Against all the odds, these utterances were not and are not patriotism because the primary object of regard is not the nation but a particular ideal; freedom in the Cold War period, culture or civilization in Weber and Durkheim thought. The ideal of liberty or urbanity can be upheld and made one’s own irrespective of nationality or citizenship.
A superficial understanding of patriotism may be conclusive of the fact that love for your own country is mindless loyalty. Nothing is more distant from the truth. The high regard we have for our nation is motivated by its merits, historical achievements, its being singled out in particular circumstances. This may account for the national pride inherent in the victory of a sport competition or the unbridled joy that comes from historical breakthroughs, like the election of the first Black American President after years of racial hate for the American nation in November 2009.
Another common misconception about patriotism is its “contractual” nature. According to this view loyalty to the nation is only an act of retribution against the benefits we have received from that very nation in our individual lives. Yet, again, this view is not conducive to the truth. Nones in his conclusion points out that love for our country should be compared to the love for our nearest and dearest and the comparison squarely fits in. Macintyre argues that loyalty stems from “a particular action-generating regard for particular persons, institutions or groups founded upon a particular historical relationship of association between the person exhibiting the regard and the relevant person (my spouse), institutions (my country) (MacIntyre,A. [2004] “Is Patriotism a Virtue”, Global Ethics: Seminal Essays : 119-120)
To conclude, we have learned that patriotism should have as its main concern and object of regard the nation, that love for the country is constantly nurtured by the merits and things done well by that very country and that love towards the nation has an unconditional nature and no relation to the legal concept of requital for the benefits received.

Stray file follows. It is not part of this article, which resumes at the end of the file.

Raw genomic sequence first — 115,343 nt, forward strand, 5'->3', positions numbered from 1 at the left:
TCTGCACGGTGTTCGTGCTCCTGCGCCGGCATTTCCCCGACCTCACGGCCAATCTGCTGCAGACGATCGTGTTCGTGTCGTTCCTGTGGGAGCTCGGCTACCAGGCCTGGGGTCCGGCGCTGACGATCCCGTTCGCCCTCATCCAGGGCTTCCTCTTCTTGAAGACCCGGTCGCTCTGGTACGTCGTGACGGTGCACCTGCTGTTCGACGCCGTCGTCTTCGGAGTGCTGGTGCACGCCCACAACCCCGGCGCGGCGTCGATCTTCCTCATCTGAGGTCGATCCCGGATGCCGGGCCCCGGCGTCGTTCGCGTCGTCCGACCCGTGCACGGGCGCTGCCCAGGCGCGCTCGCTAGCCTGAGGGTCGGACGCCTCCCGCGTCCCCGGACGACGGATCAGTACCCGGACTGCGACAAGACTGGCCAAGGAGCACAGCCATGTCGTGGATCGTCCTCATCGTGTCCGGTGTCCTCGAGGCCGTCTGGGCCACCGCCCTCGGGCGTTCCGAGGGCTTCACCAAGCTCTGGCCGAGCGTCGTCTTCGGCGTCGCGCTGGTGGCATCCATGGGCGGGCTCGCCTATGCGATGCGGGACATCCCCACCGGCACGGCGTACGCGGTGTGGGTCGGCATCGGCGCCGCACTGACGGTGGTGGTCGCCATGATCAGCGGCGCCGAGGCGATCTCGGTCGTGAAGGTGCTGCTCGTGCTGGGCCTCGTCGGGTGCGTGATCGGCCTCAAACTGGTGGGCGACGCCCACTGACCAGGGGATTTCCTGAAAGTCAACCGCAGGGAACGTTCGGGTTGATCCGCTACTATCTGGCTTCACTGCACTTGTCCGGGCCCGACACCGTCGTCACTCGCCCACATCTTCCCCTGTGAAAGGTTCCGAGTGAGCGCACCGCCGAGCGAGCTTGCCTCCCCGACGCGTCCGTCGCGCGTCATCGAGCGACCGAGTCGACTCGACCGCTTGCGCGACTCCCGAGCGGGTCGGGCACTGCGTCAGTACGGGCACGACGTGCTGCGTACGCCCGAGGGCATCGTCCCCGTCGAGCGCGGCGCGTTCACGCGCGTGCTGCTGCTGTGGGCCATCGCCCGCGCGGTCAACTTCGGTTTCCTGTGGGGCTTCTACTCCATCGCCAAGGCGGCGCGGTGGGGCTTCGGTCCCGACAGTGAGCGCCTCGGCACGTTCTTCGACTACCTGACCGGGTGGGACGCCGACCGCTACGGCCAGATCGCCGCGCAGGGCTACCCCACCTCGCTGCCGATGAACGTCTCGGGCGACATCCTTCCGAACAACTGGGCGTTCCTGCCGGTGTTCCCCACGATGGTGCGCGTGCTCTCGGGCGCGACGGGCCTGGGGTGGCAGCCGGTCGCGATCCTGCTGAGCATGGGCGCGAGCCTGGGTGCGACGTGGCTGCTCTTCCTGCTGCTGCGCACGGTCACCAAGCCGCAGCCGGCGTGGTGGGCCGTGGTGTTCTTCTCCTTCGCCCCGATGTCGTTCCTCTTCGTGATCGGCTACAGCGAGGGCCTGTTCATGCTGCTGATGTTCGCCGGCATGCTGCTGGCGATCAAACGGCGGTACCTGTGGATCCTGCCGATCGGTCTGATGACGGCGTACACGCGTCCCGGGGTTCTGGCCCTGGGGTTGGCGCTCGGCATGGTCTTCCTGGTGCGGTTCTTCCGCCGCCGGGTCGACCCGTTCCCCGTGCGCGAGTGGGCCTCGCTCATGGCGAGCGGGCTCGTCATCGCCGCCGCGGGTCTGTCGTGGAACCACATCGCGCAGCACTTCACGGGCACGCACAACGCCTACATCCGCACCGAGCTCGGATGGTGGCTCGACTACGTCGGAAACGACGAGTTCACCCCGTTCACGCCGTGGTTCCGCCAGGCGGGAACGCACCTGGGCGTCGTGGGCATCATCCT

After establishing the nature of patriotism we should try to understand why from noble virtue it has been transformed into dangerous vice.
The current of thought that is mainly (even though unwillingly) responsible for these days poor regard of patriotism is universalistic or cosmopolitan liberalism (Barry, B. [1989] “Democracy, Power and Justice” Oxford, Clarendon; Erskine, T. [2008] “Embedded Cosmopolitanism: Duties to Strangers and Enemies in a World of ‘Dislocated Communities’”). Liberal moralists argue that patriotism is a vice because its nature makes it incompatible with morality. Morality is seen by these thinkers as an impersonal, neutral and objective judgement that ought not be affected by personal interests, affections or individual social standing. The moral agent abstracts himself from the contingency of social and emotional partiality whereas the patriot exhibits peculiar devotion to the contingencies of the place of birth, motherhood and fatherhood, ancestry and so on as decisive issues when it comes to perform virtuous actions. This striking discordance between commitment and neutrality is made less evident by those liberal thinkers who concede that morality and patriotism are compatible if the particularistic exercise of an action in the name of the country is kept within the borders universal morality imposes. The problem with this apparently reasonable standpoint is that it ends up to enervate the patriotic ideal. In the complexities of events unfolding in our “globalised” actual life it comes a point in which, if we don’t want to run the risk of rendering patriotism an empty slogan, the incompatibility with universal moral liberalism cannot be avoided.